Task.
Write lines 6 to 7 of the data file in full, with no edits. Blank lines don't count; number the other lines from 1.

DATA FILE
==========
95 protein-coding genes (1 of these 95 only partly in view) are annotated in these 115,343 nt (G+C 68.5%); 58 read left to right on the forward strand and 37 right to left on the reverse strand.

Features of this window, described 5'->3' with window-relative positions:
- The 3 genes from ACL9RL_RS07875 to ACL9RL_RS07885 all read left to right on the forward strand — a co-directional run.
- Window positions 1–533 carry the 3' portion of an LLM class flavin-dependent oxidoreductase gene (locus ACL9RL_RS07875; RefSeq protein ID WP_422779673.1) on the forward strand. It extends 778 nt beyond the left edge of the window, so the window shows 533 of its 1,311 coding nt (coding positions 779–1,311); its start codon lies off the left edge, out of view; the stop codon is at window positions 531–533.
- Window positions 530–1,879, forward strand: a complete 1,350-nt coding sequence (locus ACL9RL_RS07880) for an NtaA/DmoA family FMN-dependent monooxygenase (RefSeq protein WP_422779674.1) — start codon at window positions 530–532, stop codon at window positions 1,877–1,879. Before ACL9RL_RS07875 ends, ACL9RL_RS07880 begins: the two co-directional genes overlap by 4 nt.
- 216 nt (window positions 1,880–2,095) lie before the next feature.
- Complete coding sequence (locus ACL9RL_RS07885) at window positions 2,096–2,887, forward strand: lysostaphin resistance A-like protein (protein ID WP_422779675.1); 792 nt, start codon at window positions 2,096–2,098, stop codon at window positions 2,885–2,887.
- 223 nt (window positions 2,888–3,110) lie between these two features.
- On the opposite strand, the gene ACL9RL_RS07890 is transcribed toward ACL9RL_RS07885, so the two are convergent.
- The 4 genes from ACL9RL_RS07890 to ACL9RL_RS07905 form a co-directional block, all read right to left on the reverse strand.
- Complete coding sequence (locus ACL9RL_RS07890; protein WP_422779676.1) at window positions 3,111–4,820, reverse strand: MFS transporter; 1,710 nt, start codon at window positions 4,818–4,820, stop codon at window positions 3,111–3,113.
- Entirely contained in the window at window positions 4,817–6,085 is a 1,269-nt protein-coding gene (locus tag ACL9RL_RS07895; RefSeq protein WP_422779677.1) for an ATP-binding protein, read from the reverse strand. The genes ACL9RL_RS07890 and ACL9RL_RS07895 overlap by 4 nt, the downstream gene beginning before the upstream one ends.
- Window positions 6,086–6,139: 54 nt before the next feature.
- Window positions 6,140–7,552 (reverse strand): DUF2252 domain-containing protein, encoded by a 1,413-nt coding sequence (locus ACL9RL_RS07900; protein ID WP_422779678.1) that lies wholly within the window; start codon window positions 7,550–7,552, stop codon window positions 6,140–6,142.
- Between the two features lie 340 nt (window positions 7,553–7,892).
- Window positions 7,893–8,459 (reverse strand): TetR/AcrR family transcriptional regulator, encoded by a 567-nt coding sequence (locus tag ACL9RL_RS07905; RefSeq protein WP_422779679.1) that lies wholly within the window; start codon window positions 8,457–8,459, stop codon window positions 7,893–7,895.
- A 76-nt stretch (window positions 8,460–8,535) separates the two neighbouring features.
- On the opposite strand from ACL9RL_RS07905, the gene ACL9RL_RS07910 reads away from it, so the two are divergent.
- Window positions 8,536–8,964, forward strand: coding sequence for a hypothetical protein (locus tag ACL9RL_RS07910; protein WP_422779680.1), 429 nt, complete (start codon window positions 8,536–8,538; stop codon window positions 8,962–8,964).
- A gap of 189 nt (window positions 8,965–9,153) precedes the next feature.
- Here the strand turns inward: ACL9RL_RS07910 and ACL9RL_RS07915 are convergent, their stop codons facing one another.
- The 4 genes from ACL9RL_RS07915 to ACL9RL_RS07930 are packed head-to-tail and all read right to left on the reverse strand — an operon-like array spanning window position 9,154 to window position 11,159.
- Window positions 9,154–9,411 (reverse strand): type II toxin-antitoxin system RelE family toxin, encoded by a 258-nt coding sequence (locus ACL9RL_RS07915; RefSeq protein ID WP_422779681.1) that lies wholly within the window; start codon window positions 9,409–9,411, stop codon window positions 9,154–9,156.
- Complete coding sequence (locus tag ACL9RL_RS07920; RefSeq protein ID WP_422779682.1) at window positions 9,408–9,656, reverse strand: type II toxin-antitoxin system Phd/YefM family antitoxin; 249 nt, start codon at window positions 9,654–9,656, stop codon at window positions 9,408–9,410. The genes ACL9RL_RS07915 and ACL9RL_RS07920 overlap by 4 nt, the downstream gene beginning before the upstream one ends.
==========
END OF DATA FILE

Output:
- 216 nt (window positions 1,880–2,095) lie before the next feature.
- Complete coding sequence (locus ACL9RL_RS07885) at window positions 2,096–2,887, forward strand: lysostaphin resistance A-like protein (protein ID WP_422779675.1); 792 nt, start codon at window positions 2,096–2,098, stop codon at window positions 2,885–2,887.